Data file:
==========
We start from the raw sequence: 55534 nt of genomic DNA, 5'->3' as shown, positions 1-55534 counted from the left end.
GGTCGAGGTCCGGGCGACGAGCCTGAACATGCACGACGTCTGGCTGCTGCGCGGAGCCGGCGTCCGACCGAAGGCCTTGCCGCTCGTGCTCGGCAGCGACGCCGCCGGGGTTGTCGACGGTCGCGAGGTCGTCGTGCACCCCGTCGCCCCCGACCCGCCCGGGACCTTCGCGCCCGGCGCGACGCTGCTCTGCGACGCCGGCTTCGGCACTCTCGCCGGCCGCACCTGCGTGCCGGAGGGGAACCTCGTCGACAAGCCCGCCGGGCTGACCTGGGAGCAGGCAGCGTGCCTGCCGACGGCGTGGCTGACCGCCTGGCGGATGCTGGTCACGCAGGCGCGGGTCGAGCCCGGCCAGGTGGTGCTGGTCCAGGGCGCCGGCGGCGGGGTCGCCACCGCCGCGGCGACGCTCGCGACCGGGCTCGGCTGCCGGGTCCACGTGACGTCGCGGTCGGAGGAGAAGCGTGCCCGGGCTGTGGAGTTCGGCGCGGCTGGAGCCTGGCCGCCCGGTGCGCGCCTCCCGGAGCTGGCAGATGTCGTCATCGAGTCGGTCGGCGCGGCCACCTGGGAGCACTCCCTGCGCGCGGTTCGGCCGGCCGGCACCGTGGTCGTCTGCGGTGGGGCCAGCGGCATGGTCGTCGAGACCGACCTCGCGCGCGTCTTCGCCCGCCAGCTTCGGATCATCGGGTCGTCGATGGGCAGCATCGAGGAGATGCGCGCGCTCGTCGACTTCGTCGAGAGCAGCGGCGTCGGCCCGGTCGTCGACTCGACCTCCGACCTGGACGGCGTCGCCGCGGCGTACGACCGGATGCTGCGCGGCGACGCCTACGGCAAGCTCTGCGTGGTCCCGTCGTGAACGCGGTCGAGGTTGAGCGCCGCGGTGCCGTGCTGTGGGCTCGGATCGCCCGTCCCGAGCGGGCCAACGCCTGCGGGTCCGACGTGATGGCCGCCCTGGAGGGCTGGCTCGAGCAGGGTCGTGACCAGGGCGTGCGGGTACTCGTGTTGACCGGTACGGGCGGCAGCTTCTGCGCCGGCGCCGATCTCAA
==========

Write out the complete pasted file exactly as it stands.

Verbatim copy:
We start from the raw sequence: 55534 nt of genomic DNA, 5'->3' as shown, positions 1-55534 counted from the left end.
GGTCGAGGTCCGGGCGACGAGCCTGAACATGCACGACGTCTGGCTGCTGCGCGGAGCCGGCGTCCGACCGAAGGCCTTGCCGCTCGTGCTCGGCAGCGACGCCGCCGGGGTTGTCGACGGTCGCGAGGTCGTCGTGCACCCCGTCGCCCCCGACCCGCCCGGGACCTTCGCGCCCGGCGCGACGCTGCTCTGCGACGCCGGCTTCGGCACTCTCGCCGGCCGCACCTGCGTGCCGGAGGGGAACCTCGTCGACAAGCCCGCCGGGCTGACCTGGGAGCAGGCAGCGTGCCTGCCGACGGCGTGGCTGACCGCCTGGCGGATGCTGGTCACGCAGGCGCGGGTCGAGCCCGGCCAGGTGGTGCTGGTCCAGGGCGCCGGCGGCGGGGTCGCCACCGCCGCGGCGACGCTCGCGACCGGGCTCGGCTGCCGGGTCCACGTGACGTCGCGGTCGGAGGAGAAGCGTGCCCGGGCTGTGGAGTTCGGCGCGGCTGGAGCCTGGCCGCCCGGTGCGCGCCTCCCGGAGCTGGCAGATGTCGTCATCGAGTCGGTCGGCGCGGCCACCTGGGAGCACTCCCTGCGCGCGGTTCGGCCGGCCGGCACCGTGGTCGTCTGCGGTGGGGCCAGCGGCATGGTCGTCGAGACCGACCTCGCGCGCGTCTTCGCCCGCCAGCTTCGGATCATCGGGTCGTCGATGGGCAGCATCGAGGAGATGCGCGCGCTCGTCGACTTCGTCGAGAGCAGCGGCGTCGGCCCGGTCGTCGACTCGACCTCCGACCTGGACGGCGTCGCCGCGGCGTACGACCGGATGCTGCGCGGCGACGCCTACGGCAAGCTCTGCGTGGTCCCGTCGTGAACGCGGTCGAGGTTGAGCGCCGCGGTGCCGTGCTGTGGGCTCGGATCGCCCGTCCCGAGCGGGCCAACGCCTGCGGGTCCGACGTGATGGCCGCCCTGGAGGGCTGGCTCGAGCAGGGTCGTGACCAGGGCGTGCGGGTACTCGTGTTGACCGGTACGGGCGGCAGCTTCTGCGCCGGCGCCGATCTCAA